By David P. Auerswald
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Additional resources for Disarmed Democracies: Domestic Institutions and the Use of Force
Any French move to dislodge the Libyans from Chad would have required a number of weeks to implement and might have embroiled France in a long guerrilla con›ict. 10 Giscard’s Socialist opponent, François Mitterrand, led in the polls with a noninterventionist campaign platform. Engaging in a North African war would only fuel Socialist criticisms of Giscard’s interventionist tendencies in North Africa. Giscard chose not to intervene. As the French example suggests, not only will executives be less likely to initiate con›ict before an election, they should also be less likely to make coercive diplomacy threats.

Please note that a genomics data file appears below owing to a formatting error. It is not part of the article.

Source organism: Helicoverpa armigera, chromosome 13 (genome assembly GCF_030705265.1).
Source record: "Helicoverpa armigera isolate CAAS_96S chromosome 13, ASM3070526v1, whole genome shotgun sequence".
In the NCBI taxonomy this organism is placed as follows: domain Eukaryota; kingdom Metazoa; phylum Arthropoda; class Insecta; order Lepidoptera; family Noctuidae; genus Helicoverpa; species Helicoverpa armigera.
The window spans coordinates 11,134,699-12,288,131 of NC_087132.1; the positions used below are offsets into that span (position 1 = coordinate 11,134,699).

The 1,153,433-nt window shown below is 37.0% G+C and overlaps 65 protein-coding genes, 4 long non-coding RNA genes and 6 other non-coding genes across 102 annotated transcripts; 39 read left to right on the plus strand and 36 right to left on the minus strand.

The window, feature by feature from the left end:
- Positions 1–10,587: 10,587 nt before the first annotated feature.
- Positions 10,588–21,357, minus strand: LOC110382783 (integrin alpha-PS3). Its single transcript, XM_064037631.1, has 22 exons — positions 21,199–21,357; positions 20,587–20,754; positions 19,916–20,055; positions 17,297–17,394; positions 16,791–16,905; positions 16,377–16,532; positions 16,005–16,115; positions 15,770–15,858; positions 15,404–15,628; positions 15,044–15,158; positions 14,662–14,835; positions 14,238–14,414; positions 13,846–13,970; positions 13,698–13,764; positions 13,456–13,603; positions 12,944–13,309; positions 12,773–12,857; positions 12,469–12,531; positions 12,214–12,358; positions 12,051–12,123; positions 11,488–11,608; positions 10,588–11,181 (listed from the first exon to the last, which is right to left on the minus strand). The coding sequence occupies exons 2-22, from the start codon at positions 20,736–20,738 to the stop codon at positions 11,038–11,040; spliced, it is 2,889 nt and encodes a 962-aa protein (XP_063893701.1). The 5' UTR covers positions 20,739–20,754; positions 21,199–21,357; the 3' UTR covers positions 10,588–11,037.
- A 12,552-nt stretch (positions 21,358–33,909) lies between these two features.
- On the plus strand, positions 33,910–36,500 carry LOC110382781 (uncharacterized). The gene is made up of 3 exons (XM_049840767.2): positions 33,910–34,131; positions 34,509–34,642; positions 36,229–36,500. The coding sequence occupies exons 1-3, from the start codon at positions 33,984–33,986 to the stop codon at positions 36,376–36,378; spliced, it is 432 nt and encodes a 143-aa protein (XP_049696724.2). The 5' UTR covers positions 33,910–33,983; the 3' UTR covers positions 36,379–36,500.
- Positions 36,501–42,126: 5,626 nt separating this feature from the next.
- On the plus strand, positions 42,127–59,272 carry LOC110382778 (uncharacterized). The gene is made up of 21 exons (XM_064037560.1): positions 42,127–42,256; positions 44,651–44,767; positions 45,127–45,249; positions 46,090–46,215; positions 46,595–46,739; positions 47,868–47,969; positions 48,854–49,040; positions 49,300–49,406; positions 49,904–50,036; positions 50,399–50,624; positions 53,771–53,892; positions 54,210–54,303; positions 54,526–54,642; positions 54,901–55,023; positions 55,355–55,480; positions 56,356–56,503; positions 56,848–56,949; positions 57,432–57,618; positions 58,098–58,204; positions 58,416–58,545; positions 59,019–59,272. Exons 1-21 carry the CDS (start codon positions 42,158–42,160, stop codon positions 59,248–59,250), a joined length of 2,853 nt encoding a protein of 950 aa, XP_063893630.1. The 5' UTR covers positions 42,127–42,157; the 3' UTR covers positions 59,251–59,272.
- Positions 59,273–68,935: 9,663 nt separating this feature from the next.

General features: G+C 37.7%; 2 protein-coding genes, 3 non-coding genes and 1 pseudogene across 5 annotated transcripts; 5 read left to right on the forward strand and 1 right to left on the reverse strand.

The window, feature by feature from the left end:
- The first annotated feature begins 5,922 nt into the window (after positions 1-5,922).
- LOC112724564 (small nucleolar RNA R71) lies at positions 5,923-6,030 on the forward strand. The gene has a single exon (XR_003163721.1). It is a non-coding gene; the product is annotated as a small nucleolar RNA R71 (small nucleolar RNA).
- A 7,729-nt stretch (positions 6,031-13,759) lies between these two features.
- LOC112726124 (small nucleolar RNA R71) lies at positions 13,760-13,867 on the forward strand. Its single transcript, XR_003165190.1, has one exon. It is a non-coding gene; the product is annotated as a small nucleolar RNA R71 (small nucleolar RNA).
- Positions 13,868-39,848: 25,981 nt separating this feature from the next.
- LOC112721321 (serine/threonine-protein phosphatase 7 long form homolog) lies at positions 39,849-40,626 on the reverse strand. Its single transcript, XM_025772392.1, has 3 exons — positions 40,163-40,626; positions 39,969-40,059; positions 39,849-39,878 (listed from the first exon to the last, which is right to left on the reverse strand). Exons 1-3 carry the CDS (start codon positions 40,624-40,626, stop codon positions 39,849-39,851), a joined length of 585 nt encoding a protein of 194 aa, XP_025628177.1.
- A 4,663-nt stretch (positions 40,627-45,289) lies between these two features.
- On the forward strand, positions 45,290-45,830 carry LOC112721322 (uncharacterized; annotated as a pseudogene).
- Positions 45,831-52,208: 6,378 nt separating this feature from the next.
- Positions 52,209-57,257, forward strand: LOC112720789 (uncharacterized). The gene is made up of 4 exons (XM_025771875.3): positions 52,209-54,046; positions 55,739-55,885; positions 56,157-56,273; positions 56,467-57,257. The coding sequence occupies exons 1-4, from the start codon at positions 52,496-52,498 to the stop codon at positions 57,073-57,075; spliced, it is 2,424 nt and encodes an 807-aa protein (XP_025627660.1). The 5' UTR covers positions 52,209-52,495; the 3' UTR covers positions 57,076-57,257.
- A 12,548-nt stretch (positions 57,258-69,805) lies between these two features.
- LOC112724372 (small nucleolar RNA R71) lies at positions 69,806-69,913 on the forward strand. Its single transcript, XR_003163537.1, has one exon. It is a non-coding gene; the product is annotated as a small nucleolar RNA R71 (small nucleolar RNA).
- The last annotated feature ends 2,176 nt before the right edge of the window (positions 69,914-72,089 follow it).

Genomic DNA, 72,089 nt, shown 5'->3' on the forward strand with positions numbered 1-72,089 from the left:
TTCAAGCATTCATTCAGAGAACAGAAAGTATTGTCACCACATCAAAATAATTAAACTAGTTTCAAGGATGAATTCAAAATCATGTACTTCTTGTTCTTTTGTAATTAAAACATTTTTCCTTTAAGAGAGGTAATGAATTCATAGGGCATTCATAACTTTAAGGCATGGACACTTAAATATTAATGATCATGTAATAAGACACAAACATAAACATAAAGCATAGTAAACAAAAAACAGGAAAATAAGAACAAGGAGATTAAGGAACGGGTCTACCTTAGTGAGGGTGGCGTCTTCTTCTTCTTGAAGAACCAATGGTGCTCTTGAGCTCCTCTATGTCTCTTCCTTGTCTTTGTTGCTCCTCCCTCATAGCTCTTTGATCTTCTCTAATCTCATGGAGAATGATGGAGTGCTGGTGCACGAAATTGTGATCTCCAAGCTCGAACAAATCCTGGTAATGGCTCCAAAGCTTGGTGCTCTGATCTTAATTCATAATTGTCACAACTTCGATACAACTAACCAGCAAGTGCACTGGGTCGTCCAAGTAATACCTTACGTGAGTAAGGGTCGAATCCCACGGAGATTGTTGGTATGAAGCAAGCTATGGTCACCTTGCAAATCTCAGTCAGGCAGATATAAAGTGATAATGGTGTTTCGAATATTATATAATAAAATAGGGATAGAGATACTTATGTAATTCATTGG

A divided Congress cannot rely on the passage of new legislation to restrain the president, since they will face an executive veto that they may not be able to override. Congress could, however, refuse supplemental appropriations or refuse to extend sunset provisions—such as that contained in war powers legislation—as either option requires a majority of votes in only a single congressional chamber to be effective. The president should still be somewhat hesitant to use force in this situation. It is dif‹cult but by no means impossible for a divided Congress to assert its prerogatives during con›icts.
Next assume a hawkish executive with partial agenda control. A dovish legislature could prevent military con›ict or otherwise constrain the executive. After all, the third component of agenda control (missing from these executives) is the ability to prevent or veto legislative alternatives to using force. Executives should hesitate to use force or make threats in those instances because they could always ‹nd their con›ict initiative overturned. Legislative opposition is less likely if both the executive and the legislature are hawkish, yet a hawkish executive cannot always count on permanent legislative support.
Disarmed Democracies: Domestic Institutions and the Use of Force by David P. Auerswald